Thaalajaalane, Anuvanuvuu, The Wedding Song, Oka Kalalaa – Om Bheem Bush (Sunny M. R.) – Telugu: A 11-song film soundtrack is a rarity these days in any Indian language, and if you include the Malayalam versions (owing to a Kerala ghost in the film, much like how a Tamil ghost led to Tamil songs in Manichitrathazhu or how a Telugu ghost led to ‘Ra Ra’ in Manichitrathazhu’s Tamil remake, Chandramukhi) of the 3 songs in this film, the total goes up to 14! While Sunny’s music is overall listenable, I found only four going beyond just listenable. Thaalajaalane (and its Malayalam version, Thaaraveedhiyil) stick to the slightly retro’ish template that such genre of songs demand (of a song denoting/referring to a ghost from another era). Harjot Kaur’s singing lifts the tunes adequately. Sunny ropes in Arijit Singh for Anuvanuvuu, and the already Pritam’ish tune gets a lovely jolt. Similarly, Kapil Kapilan rocks The Wedding Song, particularly when the tune picks up pace and just before the raucous vocal chorus kicks in leading to Hamsadhwani-styled violin interlude. Oka Kalalaa, sung by Sunny himself, could easily be mistaken for a song from any recent Pritam soundtrack. But considering Sunny’s body of work with Pritam, this is expected. It sounds fantastic though, with the profusion of music doing its best to mask Sunny’s fairly poor singing at places.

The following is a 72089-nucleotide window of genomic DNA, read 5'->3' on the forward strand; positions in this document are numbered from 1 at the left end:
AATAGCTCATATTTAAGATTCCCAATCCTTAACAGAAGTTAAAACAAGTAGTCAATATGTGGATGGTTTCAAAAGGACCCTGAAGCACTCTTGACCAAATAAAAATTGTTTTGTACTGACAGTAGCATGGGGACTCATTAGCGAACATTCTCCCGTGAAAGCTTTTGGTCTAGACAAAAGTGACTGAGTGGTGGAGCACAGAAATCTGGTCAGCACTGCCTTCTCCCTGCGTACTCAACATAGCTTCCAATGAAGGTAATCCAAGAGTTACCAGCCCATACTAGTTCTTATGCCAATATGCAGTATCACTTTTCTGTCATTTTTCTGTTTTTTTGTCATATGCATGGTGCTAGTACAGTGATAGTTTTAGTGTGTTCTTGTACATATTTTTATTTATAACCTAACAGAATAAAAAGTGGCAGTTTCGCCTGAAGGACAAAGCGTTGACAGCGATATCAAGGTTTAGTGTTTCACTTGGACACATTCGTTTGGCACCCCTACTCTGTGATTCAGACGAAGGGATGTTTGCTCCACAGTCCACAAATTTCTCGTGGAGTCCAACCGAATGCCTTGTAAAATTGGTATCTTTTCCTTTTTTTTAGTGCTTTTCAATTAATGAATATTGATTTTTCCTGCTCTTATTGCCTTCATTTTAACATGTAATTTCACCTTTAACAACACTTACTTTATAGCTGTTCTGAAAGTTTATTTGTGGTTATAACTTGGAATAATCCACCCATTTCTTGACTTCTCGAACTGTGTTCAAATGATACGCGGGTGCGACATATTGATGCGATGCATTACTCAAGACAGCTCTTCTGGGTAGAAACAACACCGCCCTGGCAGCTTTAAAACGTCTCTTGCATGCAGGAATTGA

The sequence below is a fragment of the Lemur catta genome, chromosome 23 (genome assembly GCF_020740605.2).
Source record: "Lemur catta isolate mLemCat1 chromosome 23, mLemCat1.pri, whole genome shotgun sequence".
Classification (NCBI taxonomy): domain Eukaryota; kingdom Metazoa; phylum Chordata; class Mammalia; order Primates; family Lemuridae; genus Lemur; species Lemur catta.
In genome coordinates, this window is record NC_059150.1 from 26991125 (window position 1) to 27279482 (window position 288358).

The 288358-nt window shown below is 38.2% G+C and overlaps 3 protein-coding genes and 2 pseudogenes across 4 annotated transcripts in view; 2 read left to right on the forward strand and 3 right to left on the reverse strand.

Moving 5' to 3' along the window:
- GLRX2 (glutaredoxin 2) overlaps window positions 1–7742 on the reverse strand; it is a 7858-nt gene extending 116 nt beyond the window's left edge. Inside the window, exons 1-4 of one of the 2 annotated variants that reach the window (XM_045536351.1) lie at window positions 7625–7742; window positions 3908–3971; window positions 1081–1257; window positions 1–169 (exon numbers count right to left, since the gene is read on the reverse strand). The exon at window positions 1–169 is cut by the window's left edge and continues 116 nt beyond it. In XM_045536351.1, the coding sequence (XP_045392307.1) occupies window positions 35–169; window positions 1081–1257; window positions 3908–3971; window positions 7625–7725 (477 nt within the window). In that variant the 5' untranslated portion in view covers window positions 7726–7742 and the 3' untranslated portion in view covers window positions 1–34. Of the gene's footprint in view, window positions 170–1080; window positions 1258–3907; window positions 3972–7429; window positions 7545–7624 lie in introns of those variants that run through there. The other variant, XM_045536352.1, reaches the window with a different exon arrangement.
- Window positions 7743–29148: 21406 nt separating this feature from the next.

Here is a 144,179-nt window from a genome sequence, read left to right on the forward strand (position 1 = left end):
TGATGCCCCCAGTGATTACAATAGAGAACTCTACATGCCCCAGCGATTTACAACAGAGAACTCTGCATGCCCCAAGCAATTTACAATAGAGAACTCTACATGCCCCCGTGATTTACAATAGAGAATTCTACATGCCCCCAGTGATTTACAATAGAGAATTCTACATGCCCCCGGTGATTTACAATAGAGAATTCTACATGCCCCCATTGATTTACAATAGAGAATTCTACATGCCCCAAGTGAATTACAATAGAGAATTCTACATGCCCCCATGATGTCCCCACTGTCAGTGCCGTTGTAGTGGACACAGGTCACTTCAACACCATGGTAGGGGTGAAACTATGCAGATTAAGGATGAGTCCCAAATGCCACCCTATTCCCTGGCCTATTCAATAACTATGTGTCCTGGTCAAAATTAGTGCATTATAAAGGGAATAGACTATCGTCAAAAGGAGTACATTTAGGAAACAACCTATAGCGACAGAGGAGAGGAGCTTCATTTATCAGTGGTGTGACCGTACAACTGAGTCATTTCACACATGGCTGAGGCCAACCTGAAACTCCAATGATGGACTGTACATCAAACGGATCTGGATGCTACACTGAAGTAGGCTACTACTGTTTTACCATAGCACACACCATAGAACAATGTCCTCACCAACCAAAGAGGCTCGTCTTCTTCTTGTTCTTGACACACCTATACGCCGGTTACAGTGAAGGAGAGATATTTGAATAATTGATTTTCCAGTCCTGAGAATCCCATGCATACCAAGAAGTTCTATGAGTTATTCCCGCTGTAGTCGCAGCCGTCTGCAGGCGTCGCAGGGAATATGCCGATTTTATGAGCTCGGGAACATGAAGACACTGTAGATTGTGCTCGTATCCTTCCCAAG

Hey Padha!, Zindagi – Jayamundhi Bhayamela Manasaa (Kalyan Nayak) – Telugu: After ‘Nammalani Undi’ from this film (that I had included in my March 3rd Weeklies), the full soundtrack is out, and the composer doesn’t disappoint, generally. Two more songs that stood out for me: Hey Padha! has catchy ending to its Pallavi and along with the vocal interludes and spritely music, it is adequately listenable; Zindagi is overall pretty zany, but that techno-Irish music that kicks in at the one-minute mark spikes the song pretty well! Both songs sounded a lot like how I think of Vivek Sagar’s music, but I’d keep a lookout for Kalyan’s films in the future.

Illuminati – Aavesham (Sushin Shyam) – Malayalam: Sushin produces a rip-roaring dance track that Dabzee delivers with superb verve. When the ‘Illuminati’ hook arrives, it is impossible not to sway with the captivating vibe. However, after a few listens and getting a nagging feeling that the hook sounded familiar, I traced it back to Hassan Jahangir’s legendary ‘Hawa Hawa’, particularly the lines, ‘Yaar mila de… dildaar mila de’ 🙂

Pirakilaro – Pavi Caretaker (Midhun Mukundan) – Malayalam: Midhun’s melody is tantalizingly good, and Kapil Kapilan’s singing accentuates it wonderfully. The music’s direction almost seems like a counterpoint to the main melody and that contrast works really well.

Talent – Ninja (Punjabi/Indipop): While Ninja’s high-pitched, spirited singing is standard-issue Punjabi style, there’s something curiously interesting happening in the background, courtesy Deep Jandu’s music! The harmonious rhythm seems a bit more eager than usual to call attention to itself over and above the voice! Not just that – at the one-minute mark there’s even what sounded to me like Nadaswaram playing as an interlude, that too, notes that sounded very ‘South Indian’! That’s a surprising fusion!